While slightly before my time, I fell in love with the series as a kid when it was in its long run of syndication on local television stations across the United States. Star Trek was occasionally scary, often funny, always interesting. The colorful menagerie of monsters and aliens appealed to my nerdy young self, and the cast of main characters seemed to have a wonderful chemistry (I was unaware of tales of offscreen rancor). Amid all the flashy, sometimes cheesy entertainment, I was (like many contemporaries) absorbing the liberal, humanistic values that I espouse today. Gene Roddenberry's original vision for Star Trek was even more liberal than the version which was aired on television- a female first officer was nixed by the network because execs considered it controversial.
Looking back, it's a bit appalling to think that the mere portrayal of an African-American woman being portrayed as a bridge officer was considered controversial, especially since Lt. Uhura was depicted by Nichelle Nichols (as critic John Kenneth Muir puts it "one of the most beautiful women ever to appear on American television")as a proud, intelligent woman from a United States of Africa, bearing a Swahili name. When she expressed a desire to quit the show, the Rev. Dr. Martin Luther King, Jr urged her to remain:
In the midst of the Cold War, when Gene Roddenberry added a character to appeal to the teenage demographic, he added a young Russian with a Beatle-cut. The character often delivered laugh lines about the Russian origin of various proverbs and fictional characters, but he was a far cry from the typical sinister Russian of Cold War propaganda.
The show wasn't perfect, having imagery firmly rooted in the male gaze... this screengrab gives the game away, one episode seemed to play the trafficking of women in a jokey fashion, and the miniskirts and bouffants of the women's Starfleet uniforms seem silly and dated by today's standards. That being said, the show also offered male eye-candy for viewers. Still, the show's values were remarkable for the time- in the famous 'Arena' episode, Kirk shows mercy to a fallen foe and another portrays a successful attempt to establish communication with an alien lifeform known to have killed humans... as a kid, watching a grown man emoting while playing opposite a giant pile of dog poop was funny, but the scene does achieve a sort of pathos:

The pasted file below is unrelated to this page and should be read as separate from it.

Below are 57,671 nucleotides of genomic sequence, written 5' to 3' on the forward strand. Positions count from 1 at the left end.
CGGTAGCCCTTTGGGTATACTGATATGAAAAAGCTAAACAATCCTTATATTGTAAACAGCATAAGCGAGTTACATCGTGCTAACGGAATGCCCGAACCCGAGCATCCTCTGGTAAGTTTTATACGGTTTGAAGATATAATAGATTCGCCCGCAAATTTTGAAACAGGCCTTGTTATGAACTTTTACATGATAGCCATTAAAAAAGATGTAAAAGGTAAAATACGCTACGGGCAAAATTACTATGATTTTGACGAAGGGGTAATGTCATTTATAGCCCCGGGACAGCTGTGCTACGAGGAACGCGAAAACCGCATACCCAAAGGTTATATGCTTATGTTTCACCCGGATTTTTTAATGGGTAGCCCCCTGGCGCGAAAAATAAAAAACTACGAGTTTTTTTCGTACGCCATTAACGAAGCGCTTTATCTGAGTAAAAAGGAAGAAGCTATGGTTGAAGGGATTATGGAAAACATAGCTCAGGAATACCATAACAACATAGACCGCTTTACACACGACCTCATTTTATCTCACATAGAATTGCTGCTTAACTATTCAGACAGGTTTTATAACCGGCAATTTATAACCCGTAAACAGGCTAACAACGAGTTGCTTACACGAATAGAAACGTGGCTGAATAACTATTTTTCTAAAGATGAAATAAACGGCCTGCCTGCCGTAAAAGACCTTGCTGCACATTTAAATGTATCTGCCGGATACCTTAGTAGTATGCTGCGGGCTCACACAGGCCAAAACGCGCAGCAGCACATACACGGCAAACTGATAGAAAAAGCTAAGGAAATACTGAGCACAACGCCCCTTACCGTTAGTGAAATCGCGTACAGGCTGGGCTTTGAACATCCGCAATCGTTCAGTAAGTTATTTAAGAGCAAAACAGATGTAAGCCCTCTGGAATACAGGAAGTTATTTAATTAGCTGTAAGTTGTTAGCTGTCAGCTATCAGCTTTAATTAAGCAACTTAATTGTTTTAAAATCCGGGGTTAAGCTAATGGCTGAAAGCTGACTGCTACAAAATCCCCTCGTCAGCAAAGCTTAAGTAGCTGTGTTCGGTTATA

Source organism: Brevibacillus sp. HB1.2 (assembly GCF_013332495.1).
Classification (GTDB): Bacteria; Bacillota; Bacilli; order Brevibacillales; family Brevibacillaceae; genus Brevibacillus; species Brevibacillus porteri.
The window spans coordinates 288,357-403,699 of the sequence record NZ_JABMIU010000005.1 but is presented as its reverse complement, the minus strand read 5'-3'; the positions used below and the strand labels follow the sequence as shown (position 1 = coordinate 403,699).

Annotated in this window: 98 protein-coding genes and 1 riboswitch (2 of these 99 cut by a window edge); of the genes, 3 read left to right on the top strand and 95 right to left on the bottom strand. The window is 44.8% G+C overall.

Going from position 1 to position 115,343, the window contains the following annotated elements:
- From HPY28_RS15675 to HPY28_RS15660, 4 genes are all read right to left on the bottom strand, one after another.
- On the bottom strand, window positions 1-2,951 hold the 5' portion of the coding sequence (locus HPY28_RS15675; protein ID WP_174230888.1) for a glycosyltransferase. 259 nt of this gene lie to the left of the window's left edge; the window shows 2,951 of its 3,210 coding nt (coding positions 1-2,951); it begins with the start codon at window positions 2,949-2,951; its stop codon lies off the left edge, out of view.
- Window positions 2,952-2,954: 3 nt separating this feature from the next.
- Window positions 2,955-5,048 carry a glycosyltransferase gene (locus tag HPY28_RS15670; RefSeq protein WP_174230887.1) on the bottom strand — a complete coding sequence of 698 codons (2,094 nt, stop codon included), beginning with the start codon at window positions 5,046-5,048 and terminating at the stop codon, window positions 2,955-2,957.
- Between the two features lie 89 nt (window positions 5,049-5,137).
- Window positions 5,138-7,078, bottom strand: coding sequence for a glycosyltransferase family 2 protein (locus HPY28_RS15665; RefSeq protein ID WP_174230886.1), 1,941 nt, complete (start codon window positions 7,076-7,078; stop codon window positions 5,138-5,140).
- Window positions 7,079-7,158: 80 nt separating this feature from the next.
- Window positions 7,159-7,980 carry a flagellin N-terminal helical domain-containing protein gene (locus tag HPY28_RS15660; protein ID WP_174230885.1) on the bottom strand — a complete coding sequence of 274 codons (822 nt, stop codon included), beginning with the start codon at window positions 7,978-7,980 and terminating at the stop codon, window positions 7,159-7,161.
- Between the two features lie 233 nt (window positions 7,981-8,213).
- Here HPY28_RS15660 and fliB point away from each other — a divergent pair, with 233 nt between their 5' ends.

As far as plots go, the show ranged from tragic romance to allegory to comedy. It also utilized the talents of such pulp-fiction luminaries as Robert Bloch, Harlan Ellison, Norman Spinrad, and Frederic Brown- notably, the story editor and a scriptwriter for the series was a woman, D.C. Fontana (the show debuted three years after the embarrassing back cover blurb of Margaret St Clair's The Sign of the Labrys). 'Trek' was an introduction to Science-Fiction fandom for countless fans.
About those fans... even though the show only had a three-year original run, it hit a nerve and spawned a vibrant fandom, perhaps the ur-fandom. 'Trek' fans had an enormous influence on the development of fandom itself, having originated such concepts as the 'Mary Sue' and slash fiction (which has branched out from the relatively mundane Kirk/Spock to more outré offerings such as Kirk/Horta). Hey, as long as it's between consenting sentient lifeforms, who am I to judge? The show was the origin of many common tropes, and words and phrases such as 'redshirts', 'he's dead Jim' and 'beam me up' have passed into the modern lexicon.
Besides spinning off numerous television series, including an animated series, and a plethora movies, the series has inspired parodies aplenty and songs of various styles. For a short-lived original television series, the show certainly worked its way into the cultural
The cast of the show has had varied relationships to the roles, ranging from denial to acceptance. Their relationships with their fans has also evolved, with this 'SNL' skit being a perfect illustration of fandom frustration, even though William Shatner has come around on his famous 'Get a life!' line. While James Doohan, DeForest Kelley, and Leonard Nimoy are no longer with us, we fans still have William Shatner, who has now taken on the role of a beloved, but hammy elder statesmen, Walter Koenig, who has gone on to a career as a science-fiction author as well as an actor, Nichelle Nichols and George Takei have continued to advocate for human rights, with Nichelle having worked as a diversity consultant for NASA.
The enduring appeal of Star Trek is due to the show's evocation of a sense of wonder, and its optimistic view of humanity's future. The show combined action, humor, and strong characterization with a firm moral core. It exhorts viewers to put aside the petty animosities of 20th century societies and band together as one human family to achieve wonders. The society portrayed in Star Trek isn't perfect, and the lives of the Federation citizens isn't perfectly safe, but with a sense of unity, a sense of curiosity, and a sense of decency, humans can go out and explore the universe, and the species can live long and prosper. That's a message which still rings true a half a century after the show debuted.